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  • Writer's pictureDaniel Ebady

Be Careful with Resignations: English v Manulife Financial Corporation


Ms. English began working in 2006 at Manulife. Around 2015 there Manulife decided to upgrade their computer system to a new one. As a result of the change, Ms. English decided that she would retire as she preferred not to learn the new system. Ms. English sent Mr. Ramnath, her superior, a letter stating she will retire December 31, 2016. In response, Mr. Ramnath informed her that she may rescind or reconsider the decision to retire.

The computer upgrade was halted and Ms. English informed Mr. Ramnath that she is withdrawing her notice. In response, Mr. Ramnath acknowledged the notice. Three weeks later Manulife communicated to Ms. English that they are honouring her retirement notice and therefore not allowing her to rescind it.


Ms. English filed a suit for wrongful dismissal. Both parties decided a summary judgment motion was well suited to dispense of the matter. The motion judge concluded that there was no wrongful dismissal as there was a clear and unequivocal resignation on the part of the Ms. English. He also held that Manulife did not need to demonstrate that it relied on the resignation to its detriment.

The Court of Appeal overruled the motion judge’s decision for there was equivocality in the resignation given the circumstances. Specifically, the court viewed that the notice was equivocal because of Mr. Ramnath’s informing Ms. English that she may rescind or reconsider the decision to retire.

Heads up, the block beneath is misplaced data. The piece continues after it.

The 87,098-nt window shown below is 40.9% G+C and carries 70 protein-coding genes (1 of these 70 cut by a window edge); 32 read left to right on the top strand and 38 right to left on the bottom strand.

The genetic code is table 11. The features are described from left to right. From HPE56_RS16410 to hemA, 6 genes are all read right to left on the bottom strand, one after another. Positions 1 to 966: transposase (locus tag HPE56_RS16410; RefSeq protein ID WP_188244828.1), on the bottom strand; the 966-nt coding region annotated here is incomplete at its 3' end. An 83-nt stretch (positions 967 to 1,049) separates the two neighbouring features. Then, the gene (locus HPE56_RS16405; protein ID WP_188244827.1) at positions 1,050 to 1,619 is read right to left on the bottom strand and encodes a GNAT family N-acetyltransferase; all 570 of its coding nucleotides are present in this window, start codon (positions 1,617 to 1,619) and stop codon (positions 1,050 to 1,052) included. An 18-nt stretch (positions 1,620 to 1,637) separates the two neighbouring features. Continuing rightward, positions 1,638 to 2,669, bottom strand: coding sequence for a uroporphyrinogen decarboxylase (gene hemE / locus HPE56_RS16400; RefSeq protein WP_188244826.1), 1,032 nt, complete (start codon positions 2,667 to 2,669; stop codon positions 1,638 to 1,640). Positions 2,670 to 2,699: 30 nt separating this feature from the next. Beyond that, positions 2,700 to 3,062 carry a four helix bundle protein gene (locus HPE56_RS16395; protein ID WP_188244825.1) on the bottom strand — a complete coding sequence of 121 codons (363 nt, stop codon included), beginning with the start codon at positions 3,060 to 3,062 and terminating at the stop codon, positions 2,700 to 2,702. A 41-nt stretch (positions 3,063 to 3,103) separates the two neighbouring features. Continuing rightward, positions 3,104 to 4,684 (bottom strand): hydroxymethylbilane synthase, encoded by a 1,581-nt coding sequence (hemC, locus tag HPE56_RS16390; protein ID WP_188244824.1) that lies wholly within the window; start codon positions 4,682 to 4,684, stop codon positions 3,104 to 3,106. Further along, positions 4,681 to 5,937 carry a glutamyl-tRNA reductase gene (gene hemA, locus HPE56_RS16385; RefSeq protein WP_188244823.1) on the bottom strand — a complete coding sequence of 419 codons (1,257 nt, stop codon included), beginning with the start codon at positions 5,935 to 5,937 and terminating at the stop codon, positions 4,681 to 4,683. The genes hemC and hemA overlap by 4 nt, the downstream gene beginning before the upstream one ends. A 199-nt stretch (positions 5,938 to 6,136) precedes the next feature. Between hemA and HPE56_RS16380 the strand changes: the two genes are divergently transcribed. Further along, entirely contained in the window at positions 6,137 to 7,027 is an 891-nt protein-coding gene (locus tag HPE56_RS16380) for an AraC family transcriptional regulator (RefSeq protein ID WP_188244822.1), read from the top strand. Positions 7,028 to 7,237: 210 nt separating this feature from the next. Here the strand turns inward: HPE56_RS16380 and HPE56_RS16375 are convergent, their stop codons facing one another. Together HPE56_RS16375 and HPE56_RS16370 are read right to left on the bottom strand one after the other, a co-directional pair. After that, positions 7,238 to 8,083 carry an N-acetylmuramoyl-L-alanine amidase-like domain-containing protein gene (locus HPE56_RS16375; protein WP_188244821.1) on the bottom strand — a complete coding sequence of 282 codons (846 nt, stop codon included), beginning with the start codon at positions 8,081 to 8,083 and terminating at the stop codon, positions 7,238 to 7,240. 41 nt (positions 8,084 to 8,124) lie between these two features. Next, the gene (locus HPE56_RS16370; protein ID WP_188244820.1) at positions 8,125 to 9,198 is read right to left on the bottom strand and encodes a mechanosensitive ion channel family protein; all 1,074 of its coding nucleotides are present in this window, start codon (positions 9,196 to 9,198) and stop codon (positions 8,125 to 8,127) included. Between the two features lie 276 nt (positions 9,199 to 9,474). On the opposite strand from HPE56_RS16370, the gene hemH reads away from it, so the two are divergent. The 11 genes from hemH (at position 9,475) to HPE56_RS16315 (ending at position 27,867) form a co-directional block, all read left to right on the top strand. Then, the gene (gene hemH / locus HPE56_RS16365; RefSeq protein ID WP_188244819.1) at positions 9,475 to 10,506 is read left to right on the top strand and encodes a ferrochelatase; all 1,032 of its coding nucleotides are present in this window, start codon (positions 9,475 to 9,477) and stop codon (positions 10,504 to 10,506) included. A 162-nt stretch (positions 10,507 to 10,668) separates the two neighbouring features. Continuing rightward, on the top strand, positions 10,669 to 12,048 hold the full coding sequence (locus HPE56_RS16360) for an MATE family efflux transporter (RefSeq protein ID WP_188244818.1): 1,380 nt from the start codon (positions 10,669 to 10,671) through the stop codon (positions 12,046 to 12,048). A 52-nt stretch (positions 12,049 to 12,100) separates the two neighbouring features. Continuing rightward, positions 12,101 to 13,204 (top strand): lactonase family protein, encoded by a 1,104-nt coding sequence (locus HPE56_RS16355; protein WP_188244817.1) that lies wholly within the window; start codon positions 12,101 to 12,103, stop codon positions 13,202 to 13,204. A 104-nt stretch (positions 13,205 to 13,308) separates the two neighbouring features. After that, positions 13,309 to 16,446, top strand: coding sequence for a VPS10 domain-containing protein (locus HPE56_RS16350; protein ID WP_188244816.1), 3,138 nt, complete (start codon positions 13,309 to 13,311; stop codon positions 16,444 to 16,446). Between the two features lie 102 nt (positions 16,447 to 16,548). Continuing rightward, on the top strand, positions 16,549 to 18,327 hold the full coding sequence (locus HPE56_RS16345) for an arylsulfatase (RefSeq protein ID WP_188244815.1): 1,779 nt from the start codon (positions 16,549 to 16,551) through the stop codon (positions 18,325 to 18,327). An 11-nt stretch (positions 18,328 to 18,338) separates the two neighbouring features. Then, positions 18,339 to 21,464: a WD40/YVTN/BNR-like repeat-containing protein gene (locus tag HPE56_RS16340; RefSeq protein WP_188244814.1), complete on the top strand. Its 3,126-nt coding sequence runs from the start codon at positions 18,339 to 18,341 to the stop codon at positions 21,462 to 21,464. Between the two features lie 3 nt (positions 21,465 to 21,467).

Manulife’s decision to upgrade, which was the principal reason Ms. English decided to retire, was not carried out. Ms. English decided to withdraw her notice. The court held that Manulife was bound by Mr. Ramnath’s offer to rescind or reconsider. Given this, the facts, as the court found, did not support a clear and unequivocal resignation from Ms. English.

The court refrained from getting into the weeds of the law of resignation and what needs to happens for an employee to be successful in rescinding a resignation, notably an ‘unequivocal’ notice.


Unfortunately, the law of resignation is, to some degree, contradictory, and courts have trouble grappling with reconciling the contradictions. What we can take away from this decision is that employer must be careful in their responses to resignations. Although the employer may have stated what he said in passing, it is that response that gave the courts an excuse to hold Manulife accountable.

For the employee side, the law is on the side of the employee when it comes to resignations. The law requires the resignation to be clear and unequivocal insofar that it cannot be construed to mean anything else. Accordingly, the employer would have to prove the resignation was clear and unequivocal. This is a high bar to meet.

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